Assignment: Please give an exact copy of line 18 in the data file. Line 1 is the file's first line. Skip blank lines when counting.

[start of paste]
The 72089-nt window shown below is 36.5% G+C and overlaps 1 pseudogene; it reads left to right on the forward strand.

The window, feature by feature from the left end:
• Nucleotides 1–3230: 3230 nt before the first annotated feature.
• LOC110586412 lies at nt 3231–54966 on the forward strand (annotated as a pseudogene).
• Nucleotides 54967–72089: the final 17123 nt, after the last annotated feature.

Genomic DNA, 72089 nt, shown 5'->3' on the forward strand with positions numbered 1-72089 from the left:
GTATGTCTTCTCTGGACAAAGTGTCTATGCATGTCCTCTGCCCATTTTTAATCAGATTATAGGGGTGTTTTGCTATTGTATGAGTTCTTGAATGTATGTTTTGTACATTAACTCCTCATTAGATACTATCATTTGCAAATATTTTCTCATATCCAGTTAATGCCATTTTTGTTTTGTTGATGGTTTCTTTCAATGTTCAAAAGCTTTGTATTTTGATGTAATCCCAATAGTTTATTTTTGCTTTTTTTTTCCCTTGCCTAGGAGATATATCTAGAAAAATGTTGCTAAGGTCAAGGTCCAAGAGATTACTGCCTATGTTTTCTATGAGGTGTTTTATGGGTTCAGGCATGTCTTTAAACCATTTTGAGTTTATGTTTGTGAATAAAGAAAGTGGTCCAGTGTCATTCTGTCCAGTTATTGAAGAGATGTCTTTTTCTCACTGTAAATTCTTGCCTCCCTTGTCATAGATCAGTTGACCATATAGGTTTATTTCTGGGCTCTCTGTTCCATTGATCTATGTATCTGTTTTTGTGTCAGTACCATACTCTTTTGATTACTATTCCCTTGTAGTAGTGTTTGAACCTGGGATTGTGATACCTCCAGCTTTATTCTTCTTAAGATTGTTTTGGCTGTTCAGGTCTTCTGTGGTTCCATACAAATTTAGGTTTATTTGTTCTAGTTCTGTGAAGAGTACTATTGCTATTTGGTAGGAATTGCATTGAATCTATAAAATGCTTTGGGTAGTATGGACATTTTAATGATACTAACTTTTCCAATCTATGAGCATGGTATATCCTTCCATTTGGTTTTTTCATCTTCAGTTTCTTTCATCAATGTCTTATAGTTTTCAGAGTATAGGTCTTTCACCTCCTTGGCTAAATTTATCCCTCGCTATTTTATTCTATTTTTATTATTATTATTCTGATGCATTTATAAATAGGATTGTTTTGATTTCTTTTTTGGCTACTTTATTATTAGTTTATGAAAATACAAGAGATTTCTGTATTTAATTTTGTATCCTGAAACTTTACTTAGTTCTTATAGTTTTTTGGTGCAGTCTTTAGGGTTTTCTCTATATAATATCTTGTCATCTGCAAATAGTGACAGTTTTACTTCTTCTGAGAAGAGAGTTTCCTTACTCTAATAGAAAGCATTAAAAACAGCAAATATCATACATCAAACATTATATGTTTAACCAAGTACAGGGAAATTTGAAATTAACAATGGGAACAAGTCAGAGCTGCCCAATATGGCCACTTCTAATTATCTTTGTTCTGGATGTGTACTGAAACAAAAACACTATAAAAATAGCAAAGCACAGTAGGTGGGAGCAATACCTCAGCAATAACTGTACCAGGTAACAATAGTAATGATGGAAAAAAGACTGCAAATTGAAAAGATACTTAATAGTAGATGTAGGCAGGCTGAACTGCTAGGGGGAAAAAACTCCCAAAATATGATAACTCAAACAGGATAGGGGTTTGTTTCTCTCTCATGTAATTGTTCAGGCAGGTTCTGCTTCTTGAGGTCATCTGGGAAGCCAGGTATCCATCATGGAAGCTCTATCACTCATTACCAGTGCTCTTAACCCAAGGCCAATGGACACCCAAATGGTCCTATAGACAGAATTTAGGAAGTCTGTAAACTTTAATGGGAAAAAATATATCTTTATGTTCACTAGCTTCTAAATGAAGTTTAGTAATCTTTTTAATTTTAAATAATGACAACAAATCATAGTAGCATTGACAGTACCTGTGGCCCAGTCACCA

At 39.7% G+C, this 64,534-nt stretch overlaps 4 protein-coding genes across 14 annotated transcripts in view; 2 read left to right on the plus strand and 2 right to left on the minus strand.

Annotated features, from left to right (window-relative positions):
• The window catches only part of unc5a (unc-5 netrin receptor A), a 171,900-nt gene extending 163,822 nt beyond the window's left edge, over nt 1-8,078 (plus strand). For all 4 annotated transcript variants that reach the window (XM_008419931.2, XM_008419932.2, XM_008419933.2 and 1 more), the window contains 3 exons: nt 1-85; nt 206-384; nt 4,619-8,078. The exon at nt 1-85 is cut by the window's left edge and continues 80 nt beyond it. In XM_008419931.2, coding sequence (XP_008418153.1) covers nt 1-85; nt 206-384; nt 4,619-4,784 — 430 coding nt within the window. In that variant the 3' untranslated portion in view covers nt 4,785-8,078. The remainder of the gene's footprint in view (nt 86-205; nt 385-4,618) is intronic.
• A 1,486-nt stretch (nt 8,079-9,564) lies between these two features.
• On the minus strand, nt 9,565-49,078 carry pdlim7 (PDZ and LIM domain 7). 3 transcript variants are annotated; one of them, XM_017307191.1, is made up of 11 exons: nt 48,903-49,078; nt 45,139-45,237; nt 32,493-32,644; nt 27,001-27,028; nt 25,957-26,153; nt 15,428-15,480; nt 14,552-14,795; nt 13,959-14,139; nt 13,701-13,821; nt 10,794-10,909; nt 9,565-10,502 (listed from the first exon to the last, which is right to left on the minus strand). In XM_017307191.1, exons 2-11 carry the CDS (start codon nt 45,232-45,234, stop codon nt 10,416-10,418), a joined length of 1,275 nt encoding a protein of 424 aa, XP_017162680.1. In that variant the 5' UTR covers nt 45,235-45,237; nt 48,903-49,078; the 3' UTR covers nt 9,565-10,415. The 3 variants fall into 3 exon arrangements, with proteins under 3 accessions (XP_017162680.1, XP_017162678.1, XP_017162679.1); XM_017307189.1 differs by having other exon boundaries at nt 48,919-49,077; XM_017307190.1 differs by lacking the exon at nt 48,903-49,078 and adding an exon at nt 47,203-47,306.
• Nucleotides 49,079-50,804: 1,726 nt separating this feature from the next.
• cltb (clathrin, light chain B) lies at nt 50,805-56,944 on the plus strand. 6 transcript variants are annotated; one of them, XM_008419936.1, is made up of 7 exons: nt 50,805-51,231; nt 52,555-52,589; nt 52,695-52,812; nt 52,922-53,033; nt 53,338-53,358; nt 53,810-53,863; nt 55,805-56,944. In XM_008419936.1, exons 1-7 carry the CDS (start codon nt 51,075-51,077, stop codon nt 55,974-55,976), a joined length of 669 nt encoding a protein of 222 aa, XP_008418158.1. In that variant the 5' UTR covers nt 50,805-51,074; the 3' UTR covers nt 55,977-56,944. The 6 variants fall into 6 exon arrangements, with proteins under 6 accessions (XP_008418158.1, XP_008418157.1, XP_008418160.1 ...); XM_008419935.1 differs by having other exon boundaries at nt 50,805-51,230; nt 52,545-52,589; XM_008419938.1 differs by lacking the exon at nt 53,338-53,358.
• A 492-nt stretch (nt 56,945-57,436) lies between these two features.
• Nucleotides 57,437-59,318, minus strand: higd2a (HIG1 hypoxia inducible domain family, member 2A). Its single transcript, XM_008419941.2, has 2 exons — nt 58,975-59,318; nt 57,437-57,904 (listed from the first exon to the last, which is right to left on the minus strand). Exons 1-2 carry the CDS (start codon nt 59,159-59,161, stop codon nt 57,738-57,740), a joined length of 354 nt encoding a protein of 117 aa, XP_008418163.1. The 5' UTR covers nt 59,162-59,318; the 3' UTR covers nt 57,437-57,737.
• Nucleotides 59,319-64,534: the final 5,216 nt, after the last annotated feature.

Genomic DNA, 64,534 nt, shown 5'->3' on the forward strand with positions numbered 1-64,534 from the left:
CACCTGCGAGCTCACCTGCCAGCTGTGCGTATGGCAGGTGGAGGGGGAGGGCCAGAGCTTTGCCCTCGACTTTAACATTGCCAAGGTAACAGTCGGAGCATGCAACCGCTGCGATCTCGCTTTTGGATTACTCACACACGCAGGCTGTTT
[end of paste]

Genomic DNA, 64,534 nt, shown 5'->3' on the forward strand with positions numbered 1-64,534 from the left: